As the tell-tale signs of a crisp fall begin to make the shortening days of rural Ohio more enjoyable, I am eagerly anticipating the joys of Winter. Winter is my least favorite of the four seasons, so I must focus on the things that make Winter enjoyable for me. I love playing Fox in the Henhouse in the snow with my kids just like my Grandmother did with her kids and my dad did with his. I enjoy using the snowblower to clear the sidewalks on my street. As a high school science teacher, I enjoy the occasional snow day off from school as much as any student. What I really look forward to doing during Winter is curling up on the couch with a heavy blanket and a book. I generally read for enjoyment rather than as a mental exercise or for self-help purposes, so I generally stick to Science Fiction and Fantasy novels. Last Winter, I finally read Ender's Game and many of its sequels. Many Winter's I find myself re-reading Lord Of The Rings or The Chronicles Of Narnia. Even though I am not reading these novels for any real mental exercise or to discover some new truth to apply to my life I find that there is usually some truth to be found.
According to most reports, there were 80 million people that tuned in to watch the first Presidential Debate between Hillary Clinton and Donald Trump. Like the over 80 million other viewers, I couldn't resist the temptation to turn on the television and see if it was going to be the spectacle that everyone was expecting it to be. After about ten minutes, I remembered why I had originally decided that I was not going to watch the debate. Not only was my candidate of choice (Gary Johnson) not allowed to participate in the debate, but I also have decided that I refuse to buy into the culture of fear that defines the current presidential election along with the entire United States political system. Upon realizing that listening to the candidates argue over releasing their tax returns and deleted emails to the public was not a good use of my time, I turned off the television and went to bed. As I reflected today on the past year and how we have come to the point where people are literally gripped with fear about who the next president will be, I was reminded of many of the great quotes about fear that I have picked up over the years from the books I have read.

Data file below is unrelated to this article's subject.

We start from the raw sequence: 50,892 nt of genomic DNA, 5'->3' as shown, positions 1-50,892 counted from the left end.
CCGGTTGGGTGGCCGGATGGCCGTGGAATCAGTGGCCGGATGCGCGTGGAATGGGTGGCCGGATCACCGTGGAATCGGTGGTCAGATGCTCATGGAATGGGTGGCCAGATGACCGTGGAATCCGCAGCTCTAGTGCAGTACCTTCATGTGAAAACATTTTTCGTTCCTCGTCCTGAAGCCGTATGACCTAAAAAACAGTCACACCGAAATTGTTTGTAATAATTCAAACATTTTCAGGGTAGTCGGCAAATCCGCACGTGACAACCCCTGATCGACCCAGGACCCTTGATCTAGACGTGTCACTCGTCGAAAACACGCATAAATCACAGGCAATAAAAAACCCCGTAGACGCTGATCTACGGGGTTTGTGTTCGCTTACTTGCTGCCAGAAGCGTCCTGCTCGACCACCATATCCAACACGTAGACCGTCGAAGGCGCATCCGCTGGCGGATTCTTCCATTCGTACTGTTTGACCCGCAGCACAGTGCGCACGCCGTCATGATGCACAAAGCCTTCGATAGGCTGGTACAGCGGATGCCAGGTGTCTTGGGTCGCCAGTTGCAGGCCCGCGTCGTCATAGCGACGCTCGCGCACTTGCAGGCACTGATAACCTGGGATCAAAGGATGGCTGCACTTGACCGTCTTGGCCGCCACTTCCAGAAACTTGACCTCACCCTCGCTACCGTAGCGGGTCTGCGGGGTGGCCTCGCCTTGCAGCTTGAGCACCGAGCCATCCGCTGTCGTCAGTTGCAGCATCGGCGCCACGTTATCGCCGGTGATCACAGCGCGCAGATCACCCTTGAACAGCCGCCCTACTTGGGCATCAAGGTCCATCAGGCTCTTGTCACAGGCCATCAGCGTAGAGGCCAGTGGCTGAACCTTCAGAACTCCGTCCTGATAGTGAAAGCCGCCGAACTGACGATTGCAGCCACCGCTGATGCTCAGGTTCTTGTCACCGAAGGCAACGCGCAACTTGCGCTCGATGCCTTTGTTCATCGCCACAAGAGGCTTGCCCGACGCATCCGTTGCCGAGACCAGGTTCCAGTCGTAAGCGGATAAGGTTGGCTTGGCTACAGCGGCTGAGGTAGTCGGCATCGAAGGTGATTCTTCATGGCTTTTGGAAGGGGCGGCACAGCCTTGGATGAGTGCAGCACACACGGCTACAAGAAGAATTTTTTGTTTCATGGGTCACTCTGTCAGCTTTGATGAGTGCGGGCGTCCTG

I must not fear. Fear is the mind-killer. Fear is the little-death that brings total obliteration. I will face my fear. I will permit it to pass over me and through me. And when it has gone past I will turn the inner eye to see its path. Where the fear has gone there will be nothing. Only I will remain. Litany Against Fear from Frank Herbert's Dune
In Frank Herbert's Science Fiction classic Dune, the Litany Against Fear is used by the main character, Paul Maud'dib (Atreides) to calm his mind during several of the more intense parts of the story. Whether you are watching videos of potential voters discussing their favorite conspiracy theories, or reading that chain email about all of the ways that candidate plans to destroy America, it is obvious that fear really is "the mind-killer."
Fear cuts deeper than swords.
Arya Stark from George R.R. Martin's Game of Thrones
Do you feel dirty for even considering to vote this November? Do you need some one to find a biblical justification, or any justification, that will allow you to do something that you never thought you would/could ever do? Look no further than Jerry Falwell Jr., Dr. Robert Jeffress, or Wayne Grudem. The fact that justifications need to be given to vote for a candidate speaks volumes about how much the other candidate is feared. That fear has a way of slicing right through to a person's heart and exposes the idols that we put our trust in. Idols like security, freedom, wealth, and the American Dream.
His dominion is an everlasting dominion, and his kingdom endures from generation to generation;
all the inhabitants of the earth are accounted as nothing, and he does according to his will among the host of heaven and among the inhabitants of the earth;
and none can stay his hand or say to him,
“What have you done?” Daniel 4:34-35 (ESV)
I can't help but feel that Christians are unable to honestly repeat the praises of God that were uttered by King Nebuchadnezzer in the passage from Daniel above. This election cycle makes it clear that there are many Christians that don't actually believe in God's Sovereignty over what happens. They confuse His will "among the inhabitants of the earth" with their own will for America. This election cycle is crazy and I am not without concerns over who should lead our country. However, I have come to a place where I have faith in the knowledge that the person who swears in as the next president is unable to do one single thing without God allowing it to happen. I have a feeling that, no matter who wins the upcoming election, there will be many Christians who will be left questioning God and asking "What have you done?"